How is data science defined? It is not as easy to find an "official" definition of data science, but a good starting point might be the definition from Wikipedia, which is the "extraction of knowledge from large volumes of data that are structured or unstructured." The Wikipedia article references that definition from a paper by Vasant Dhar [3] and a blog posting by Jeff Leek. A Google search also points out some highly-cited sources from O’Reilly & Associates Media and Forbes Magazine. The Forbes article quotes the famous information scientist Hal Varian, who has noted, "The ability to take data - to be able to understand it, to process it, to extract value from it, to visualize it, to communicate it - that’s going to be a hugely important skill in the next decades." I myself have written that the core competencies of data science are statistics, especially machine learning; data-oriented computer programming, especially of querying databases; domain understanding where the analysis and interpretation will be applied; business processes; and communications.

I believe that whether data science is distinct from, partially overlapping with, or a subset of informatics is defined by how broadly one defines informatics. I tend to take a very broad definition of informatics, because I understand that its "sociotechnical" nature [4] covers many facets of data, information, and knowledge, including their technological as well as social context. Informatics recognizes that many aspects of data influence its use, aggregation, and interpretation. I have expressed concern in the past that data scientists need to understand research methodology, in particular how we distinguish cause-and-effect from correlation.

One possible way to answer the question of distinction between data science and informatics is to think about areas of informatics that are not ordinarily considered part of data science. I can think of (at least) several. One is usability. We know through the recent massive adoption of the electronic health record EHR) that there are significant usability challenges of current EHRs [5]. These not only adversely impact workflow, another important informatics topic, but may compromise safety. Another area of informatics we have come to recognize as critical is adherence to standards so that we may achieve better system interoperability. Finally, we also know that informatics is riddled with challenging "people and organizational issues" as information systems profoundly impact healthcare and individual health in many ways [6].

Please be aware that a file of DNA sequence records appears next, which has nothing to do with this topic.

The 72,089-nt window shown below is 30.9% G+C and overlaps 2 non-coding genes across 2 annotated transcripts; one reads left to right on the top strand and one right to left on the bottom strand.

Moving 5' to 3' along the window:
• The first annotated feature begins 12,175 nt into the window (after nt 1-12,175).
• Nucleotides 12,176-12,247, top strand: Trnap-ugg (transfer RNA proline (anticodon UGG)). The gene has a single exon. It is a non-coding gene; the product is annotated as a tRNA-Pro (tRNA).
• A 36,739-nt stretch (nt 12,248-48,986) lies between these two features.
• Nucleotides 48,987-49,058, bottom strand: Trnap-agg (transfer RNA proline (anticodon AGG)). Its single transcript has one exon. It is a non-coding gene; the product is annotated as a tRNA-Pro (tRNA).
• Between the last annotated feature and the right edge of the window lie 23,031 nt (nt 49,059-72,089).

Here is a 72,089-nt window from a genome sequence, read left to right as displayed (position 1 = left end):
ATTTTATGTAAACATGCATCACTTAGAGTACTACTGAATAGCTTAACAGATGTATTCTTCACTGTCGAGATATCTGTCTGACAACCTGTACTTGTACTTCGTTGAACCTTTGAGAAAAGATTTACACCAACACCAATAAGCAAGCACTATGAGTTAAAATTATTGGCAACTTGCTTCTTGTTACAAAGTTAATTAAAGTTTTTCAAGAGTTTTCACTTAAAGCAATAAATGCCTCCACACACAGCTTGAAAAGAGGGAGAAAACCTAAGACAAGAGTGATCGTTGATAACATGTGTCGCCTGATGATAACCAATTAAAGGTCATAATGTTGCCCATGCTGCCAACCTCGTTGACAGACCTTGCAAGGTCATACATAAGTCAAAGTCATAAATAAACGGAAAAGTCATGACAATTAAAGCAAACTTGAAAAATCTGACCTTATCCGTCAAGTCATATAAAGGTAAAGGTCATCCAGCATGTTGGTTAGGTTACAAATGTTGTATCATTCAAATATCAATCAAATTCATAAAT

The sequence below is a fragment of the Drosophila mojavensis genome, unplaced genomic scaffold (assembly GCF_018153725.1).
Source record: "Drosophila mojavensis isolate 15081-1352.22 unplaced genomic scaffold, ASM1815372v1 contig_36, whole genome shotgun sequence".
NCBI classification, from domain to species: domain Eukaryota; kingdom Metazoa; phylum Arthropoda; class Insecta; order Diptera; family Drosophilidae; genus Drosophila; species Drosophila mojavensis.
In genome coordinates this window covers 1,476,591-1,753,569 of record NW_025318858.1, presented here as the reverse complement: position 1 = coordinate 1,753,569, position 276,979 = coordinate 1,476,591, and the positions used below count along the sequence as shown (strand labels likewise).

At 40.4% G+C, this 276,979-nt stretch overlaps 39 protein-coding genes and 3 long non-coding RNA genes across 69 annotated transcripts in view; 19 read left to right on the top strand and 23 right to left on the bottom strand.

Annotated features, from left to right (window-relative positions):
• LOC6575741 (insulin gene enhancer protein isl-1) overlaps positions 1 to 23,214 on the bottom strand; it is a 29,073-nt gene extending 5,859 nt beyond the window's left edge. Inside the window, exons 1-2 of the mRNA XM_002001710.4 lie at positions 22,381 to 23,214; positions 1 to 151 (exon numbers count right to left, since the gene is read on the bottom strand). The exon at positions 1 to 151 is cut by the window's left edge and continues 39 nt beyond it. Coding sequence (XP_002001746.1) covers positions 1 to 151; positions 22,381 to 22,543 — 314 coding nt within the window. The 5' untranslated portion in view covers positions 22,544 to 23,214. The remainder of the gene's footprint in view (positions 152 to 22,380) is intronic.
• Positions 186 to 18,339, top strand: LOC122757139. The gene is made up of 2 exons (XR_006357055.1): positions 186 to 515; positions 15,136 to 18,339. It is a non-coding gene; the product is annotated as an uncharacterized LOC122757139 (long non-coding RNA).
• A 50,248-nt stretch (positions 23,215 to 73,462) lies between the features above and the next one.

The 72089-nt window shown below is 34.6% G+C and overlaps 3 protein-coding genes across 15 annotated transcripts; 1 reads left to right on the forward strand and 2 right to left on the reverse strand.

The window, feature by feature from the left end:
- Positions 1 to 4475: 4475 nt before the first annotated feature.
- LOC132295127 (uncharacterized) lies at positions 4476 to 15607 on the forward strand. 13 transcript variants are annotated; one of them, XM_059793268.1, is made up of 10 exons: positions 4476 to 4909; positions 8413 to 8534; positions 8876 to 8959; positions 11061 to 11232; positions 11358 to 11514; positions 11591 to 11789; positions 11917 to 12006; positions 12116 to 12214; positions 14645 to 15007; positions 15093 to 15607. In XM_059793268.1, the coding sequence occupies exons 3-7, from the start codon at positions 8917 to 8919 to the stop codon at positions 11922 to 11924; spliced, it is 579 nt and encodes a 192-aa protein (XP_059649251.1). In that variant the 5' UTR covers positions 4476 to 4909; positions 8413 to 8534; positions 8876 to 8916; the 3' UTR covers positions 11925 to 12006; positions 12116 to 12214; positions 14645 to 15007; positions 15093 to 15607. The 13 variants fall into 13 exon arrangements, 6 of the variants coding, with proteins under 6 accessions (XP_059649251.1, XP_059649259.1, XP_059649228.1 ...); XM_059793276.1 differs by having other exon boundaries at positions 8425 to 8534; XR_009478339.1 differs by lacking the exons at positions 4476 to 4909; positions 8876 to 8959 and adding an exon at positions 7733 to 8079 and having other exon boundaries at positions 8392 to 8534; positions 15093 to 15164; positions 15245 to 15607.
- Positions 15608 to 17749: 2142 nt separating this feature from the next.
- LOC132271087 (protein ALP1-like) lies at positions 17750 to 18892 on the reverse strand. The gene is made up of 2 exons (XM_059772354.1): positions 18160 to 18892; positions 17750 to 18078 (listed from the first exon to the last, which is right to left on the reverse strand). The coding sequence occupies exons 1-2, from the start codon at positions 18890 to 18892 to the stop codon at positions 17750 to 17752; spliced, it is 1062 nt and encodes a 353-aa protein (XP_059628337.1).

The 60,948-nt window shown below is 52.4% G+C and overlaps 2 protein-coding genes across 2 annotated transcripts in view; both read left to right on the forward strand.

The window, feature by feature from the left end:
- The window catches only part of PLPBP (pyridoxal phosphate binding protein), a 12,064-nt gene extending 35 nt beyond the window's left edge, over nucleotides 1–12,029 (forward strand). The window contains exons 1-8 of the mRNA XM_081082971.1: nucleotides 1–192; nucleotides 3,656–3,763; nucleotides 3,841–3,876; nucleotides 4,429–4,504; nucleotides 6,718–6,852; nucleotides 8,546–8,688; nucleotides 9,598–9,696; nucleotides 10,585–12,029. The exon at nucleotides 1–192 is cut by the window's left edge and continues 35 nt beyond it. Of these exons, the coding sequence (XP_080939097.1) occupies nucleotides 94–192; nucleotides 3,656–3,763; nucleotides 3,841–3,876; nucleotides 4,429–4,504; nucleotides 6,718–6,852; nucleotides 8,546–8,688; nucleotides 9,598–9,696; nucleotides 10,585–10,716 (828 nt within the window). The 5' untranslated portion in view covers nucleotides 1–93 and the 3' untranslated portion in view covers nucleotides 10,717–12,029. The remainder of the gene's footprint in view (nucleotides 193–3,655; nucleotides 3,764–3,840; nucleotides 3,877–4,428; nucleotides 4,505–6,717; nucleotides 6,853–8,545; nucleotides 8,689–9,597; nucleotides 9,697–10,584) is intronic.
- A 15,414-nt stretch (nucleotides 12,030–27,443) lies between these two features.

There is no question that what we can do with data is important for informatics, larger healthcare, and society as a whole. Informatics has recognized this for decades, but it also knows that there is much context beyond the data itself, and to this end, we are best served by viewing data science as a proper subset of informatics, certainly in the biomedical and health domain.


1. Hersh, W (2009). A stimulus to define informatics and health information technology. BMC Medical Informatics & Decision Making. 9: 24. http://www.biomedcentral.com/1472-6947/9/24/.
2. Kulikowski, CA, Shortliffe, EH, et al. (2012). AMIA Board white paper: definition of biomedical informatics and specification of core competencies for graduate education in the discipline. Journal of the American Medical Informatics Association. 19: 931-938.
3. Dhar, V (2013). Data science and prediction. Communications of the ACM. 56(12): 64-73.
4. Coiera, E (2007). Putting the technical back into socio-technical systems research. International Journal of Medical Informatics. 76(Supp 1): 98-103.
5. Zhang, J and Walji, M, Eds. (2014). Better EHR - Usability, workflow & cognitive support in electronic health records. Houston, TX, National Center for Cognitive Informatics & Decision Making in Healthcare.
6. Ash, JS, Berg, M, et al. (2004). Some unintended consequences of information technology in health care: the nature of patient care information system related errors. Journal of the American Medical Informatics Association. 11: 104-112.